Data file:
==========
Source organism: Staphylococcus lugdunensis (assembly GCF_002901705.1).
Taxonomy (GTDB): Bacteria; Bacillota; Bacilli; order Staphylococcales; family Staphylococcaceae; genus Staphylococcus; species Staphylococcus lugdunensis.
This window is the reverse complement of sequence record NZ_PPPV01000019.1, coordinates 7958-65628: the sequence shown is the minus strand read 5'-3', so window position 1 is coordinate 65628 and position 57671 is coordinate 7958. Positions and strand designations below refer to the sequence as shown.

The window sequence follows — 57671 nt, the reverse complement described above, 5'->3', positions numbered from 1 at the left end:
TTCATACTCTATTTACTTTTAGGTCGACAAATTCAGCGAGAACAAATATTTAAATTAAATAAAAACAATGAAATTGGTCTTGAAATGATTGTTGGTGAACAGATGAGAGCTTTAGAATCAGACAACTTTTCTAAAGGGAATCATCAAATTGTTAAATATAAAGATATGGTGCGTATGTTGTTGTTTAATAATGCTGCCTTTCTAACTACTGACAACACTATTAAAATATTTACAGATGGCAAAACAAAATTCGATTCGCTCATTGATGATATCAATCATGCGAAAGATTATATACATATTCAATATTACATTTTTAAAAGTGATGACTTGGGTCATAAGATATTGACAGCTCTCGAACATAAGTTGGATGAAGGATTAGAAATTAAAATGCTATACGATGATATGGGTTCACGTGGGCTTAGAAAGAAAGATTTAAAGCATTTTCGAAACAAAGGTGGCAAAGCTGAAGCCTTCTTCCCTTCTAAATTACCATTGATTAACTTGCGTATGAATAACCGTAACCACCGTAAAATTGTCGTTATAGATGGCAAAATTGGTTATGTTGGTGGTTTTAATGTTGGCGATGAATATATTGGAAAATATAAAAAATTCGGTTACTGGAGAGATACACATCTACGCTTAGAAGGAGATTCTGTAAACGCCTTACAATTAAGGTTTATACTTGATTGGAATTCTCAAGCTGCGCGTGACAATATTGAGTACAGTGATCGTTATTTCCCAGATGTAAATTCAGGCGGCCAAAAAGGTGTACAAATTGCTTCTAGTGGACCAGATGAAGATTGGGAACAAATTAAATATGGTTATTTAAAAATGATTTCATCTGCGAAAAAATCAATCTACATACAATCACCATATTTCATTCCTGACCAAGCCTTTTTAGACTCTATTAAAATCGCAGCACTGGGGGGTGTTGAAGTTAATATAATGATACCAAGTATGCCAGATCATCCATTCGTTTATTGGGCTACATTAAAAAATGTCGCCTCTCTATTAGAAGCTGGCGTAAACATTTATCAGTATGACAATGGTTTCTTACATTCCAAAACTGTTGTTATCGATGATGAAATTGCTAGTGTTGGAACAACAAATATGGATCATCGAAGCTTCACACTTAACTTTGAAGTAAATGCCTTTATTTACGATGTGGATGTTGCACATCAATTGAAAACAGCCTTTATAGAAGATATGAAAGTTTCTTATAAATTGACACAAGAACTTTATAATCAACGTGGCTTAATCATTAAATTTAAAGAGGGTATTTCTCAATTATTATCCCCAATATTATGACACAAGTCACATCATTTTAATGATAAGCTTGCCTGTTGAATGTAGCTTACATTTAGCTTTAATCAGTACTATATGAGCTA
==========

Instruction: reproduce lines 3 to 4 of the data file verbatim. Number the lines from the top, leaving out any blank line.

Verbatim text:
This window is the reverse complement of sequence record NZ_PPPV01000019.1, coordinates 7958-65628: the sequence shown is the minus strand read 5'-3', so window position 1 is coordinate 65628 and position 57671 is coordinate 7958. Positions and strand designations below refer to the sequence as shown.

The window sequence follows — 57671 nt, the reverse complement described above, 5'->3', positions numbered from 1 at the left end: